Bridging the Seas

In Bridging the Seas, naval historian Larrie Ferreiro describes this transformation of shipbuilding, portraying the rise of a professionalized naval architecture as an integral part of the Industrial Age.

Bridging the Seas

How the introduction of steam, iron, and steel required new rules and new ways of thinking for the design and building of ships. In the 1800s, shipbuilding moved from sail and wood to steam, iron, and steel. The competitive pressure to achieve more predictable ocean transportation drove the industrialization of shipbuilding, as shipowners demanded ships that enabled tighter scheduling, improved performance, and safe delivery of cargoes. In Bridging the Seas, naval historian Larrie Ferreiro describes this transformation of shipbuilding, portraying the rise of a professionalized naval architecture as an integral part of the Industrial Age. Picking up where his earlier book, Ships and Science, left off, Ferreiro explains that the introduction of steam, iron, and steel required new rules and new ways of thinking for designing and building ships. The characteristics of performance had to be first measured, then theorized. Ship theory led to the development of quantifiable standards that would ensure the safety and quality required by industry and governments, and this in turn led to the professionalization of naval architecture as an engineering discipline. Ferreiro describes, among other things, the technologies that allowed greater predictability in ship performance; theoretical developments in naval architecture regarding motion, speed and power, propellers, maneuvering, and structural design; the integration of theory into ship design and construction; and the emergence of a laboratory infrastructure for research.

More Books:

Bridging the Seas
Language: en
Pages: 408
Authors: Larrie D. Ferreiro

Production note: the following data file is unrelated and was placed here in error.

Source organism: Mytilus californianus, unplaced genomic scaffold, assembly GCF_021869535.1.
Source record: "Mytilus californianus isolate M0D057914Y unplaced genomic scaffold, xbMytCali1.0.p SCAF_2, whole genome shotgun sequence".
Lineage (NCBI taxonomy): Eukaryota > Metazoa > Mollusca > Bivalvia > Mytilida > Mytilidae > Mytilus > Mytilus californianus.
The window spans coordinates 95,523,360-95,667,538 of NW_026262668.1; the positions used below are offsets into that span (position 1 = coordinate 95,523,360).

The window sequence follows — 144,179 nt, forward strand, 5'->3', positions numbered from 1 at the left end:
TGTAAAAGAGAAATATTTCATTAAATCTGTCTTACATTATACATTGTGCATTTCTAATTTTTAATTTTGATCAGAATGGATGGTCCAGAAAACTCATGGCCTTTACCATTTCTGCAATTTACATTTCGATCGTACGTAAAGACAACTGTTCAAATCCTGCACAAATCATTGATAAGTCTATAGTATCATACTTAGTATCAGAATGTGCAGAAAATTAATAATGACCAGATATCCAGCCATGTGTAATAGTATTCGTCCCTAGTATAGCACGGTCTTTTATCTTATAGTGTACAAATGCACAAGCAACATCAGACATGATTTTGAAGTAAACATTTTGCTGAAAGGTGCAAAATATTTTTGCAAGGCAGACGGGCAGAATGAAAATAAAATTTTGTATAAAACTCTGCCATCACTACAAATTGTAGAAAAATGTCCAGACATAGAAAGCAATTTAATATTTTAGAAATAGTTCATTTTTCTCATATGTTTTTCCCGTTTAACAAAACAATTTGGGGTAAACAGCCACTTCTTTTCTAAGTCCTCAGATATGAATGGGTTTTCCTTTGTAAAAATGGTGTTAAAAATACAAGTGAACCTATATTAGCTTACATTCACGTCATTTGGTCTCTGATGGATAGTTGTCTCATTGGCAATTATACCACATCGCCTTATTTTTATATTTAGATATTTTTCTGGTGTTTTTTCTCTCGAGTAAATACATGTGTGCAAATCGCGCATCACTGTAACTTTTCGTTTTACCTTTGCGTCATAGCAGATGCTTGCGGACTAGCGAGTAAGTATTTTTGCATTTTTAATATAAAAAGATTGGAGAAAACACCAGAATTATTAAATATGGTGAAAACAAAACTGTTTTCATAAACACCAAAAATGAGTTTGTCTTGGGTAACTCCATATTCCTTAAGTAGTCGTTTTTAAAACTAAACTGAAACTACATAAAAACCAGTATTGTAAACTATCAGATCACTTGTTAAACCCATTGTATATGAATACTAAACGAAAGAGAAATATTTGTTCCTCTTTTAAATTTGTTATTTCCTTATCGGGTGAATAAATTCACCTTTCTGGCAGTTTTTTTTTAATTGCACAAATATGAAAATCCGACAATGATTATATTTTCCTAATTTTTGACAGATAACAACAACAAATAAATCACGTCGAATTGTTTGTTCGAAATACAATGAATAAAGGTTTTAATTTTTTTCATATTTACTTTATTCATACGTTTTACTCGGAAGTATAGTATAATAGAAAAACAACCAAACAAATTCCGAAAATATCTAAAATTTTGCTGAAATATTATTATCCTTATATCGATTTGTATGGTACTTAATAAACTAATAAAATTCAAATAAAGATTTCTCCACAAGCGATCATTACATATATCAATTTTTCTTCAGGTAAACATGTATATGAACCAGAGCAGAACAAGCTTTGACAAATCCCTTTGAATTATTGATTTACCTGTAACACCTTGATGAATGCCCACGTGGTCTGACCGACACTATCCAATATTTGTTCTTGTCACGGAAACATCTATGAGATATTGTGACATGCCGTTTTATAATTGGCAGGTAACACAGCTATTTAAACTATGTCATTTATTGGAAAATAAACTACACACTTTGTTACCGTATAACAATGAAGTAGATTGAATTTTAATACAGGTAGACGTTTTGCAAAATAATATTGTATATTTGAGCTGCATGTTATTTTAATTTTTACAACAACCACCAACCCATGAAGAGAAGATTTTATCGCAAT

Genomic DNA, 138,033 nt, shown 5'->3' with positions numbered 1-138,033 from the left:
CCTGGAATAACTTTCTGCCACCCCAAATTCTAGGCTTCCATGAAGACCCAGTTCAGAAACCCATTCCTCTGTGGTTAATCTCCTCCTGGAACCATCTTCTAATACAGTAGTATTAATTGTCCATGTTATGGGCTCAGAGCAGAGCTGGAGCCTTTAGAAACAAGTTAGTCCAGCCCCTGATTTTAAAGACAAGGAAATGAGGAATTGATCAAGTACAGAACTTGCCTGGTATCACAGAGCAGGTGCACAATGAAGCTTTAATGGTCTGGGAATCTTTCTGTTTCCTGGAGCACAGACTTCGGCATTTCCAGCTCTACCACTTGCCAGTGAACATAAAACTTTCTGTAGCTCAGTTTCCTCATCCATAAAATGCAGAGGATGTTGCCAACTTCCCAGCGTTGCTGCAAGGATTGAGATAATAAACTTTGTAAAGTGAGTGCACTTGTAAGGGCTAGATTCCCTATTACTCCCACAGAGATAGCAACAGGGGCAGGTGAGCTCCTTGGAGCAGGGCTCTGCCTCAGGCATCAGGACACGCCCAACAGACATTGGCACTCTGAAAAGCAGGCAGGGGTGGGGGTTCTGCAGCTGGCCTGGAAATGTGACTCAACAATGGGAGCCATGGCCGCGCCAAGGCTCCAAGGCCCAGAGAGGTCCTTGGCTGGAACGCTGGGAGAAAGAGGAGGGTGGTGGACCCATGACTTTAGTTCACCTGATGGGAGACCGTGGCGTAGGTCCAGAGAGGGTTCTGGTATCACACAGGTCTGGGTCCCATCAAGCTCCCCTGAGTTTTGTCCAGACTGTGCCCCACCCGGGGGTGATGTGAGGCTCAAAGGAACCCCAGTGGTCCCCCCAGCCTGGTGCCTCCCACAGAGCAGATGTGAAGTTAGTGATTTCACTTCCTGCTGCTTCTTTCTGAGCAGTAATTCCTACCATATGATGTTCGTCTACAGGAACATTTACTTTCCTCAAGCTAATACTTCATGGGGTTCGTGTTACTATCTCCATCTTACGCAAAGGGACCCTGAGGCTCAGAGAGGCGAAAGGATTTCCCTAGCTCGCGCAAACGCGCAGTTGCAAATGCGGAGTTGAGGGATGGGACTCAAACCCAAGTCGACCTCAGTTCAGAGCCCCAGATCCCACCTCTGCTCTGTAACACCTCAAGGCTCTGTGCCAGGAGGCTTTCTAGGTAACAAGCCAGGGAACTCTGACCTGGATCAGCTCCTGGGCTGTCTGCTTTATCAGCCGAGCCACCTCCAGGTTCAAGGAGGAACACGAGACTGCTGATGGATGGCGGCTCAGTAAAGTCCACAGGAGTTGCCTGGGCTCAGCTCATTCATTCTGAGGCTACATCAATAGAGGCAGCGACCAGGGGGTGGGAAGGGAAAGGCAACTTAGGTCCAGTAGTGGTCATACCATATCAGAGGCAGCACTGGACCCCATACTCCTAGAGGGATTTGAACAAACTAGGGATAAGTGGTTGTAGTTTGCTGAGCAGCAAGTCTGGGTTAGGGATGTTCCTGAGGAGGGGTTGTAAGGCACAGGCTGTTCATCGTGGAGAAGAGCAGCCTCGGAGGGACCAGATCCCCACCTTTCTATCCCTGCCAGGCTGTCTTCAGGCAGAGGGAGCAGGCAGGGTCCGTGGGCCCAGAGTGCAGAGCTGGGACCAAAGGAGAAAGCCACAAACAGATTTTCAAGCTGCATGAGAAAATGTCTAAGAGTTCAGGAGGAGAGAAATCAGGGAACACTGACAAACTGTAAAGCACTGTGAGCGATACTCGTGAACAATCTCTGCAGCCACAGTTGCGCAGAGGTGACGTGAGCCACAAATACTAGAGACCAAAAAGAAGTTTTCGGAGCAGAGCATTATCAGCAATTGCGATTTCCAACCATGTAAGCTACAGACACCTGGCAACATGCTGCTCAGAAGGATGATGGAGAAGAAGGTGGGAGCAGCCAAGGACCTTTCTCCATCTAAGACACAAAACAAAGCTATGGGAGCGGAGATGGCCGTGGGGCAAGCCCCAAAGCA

Categories: Transportation
Type: BOOK - Published: 2020-01-21 - Publisher: MIT Press

How the introduction of steam, iron, and steel required new rules and new ways of thinking for the design and building of ships. In the 1800s, shipbuilding moved from sail and wood to steam, iron, and steel. The competitive pressure to achieve more predictable ocean transportation drove the industrialization of
Bridging the Seas in Northern Europe
Language: en
Pages: 108
Authors: Europese Investeringsbank
Categories: Transportation
Type: BOOK - Published: 1997 - Publisher:

Books about Bridging the Seas in Northern Europe
Bridging the Seas
Language: en
Pages: 278
Authors: Higashi Yoshida
Categories: Asia
Type: BOOK - Published: 2001 - Publisher:

Books about Bridging the Seas
Protestantism Crossing the Seas
Language: en
Pages: 318
Authors: Willem Heijting, Michel Le Cat
Categories: History
Type: BOOK - Published: 2021-10-01 - Publisher: BRILL

The collection of English books printed before 1801 in the University Library of the Vrije Universiteit at Amsterdam is one of the largest collections of such books outside the English-speaking world, and by far the largest in the Netherlands. The collection numbers 5,600 titles and covers all subjects, but is
A World History of the Seas
Language: en
Pages: 328
Authors: Michael North
Categories: Business & Economics
Type: BOOK - Published: 2021-11-18 - Publisher: Bloomsbury Publishing

Offering an introduction to the world's seas as a platform for global exchange and connection, Michael North offers an impressive world history of the seas over more than 3,000 years. Exploring the challenges and dangers of the oceans that humans have struggled with for centuries, he also shows the possibilities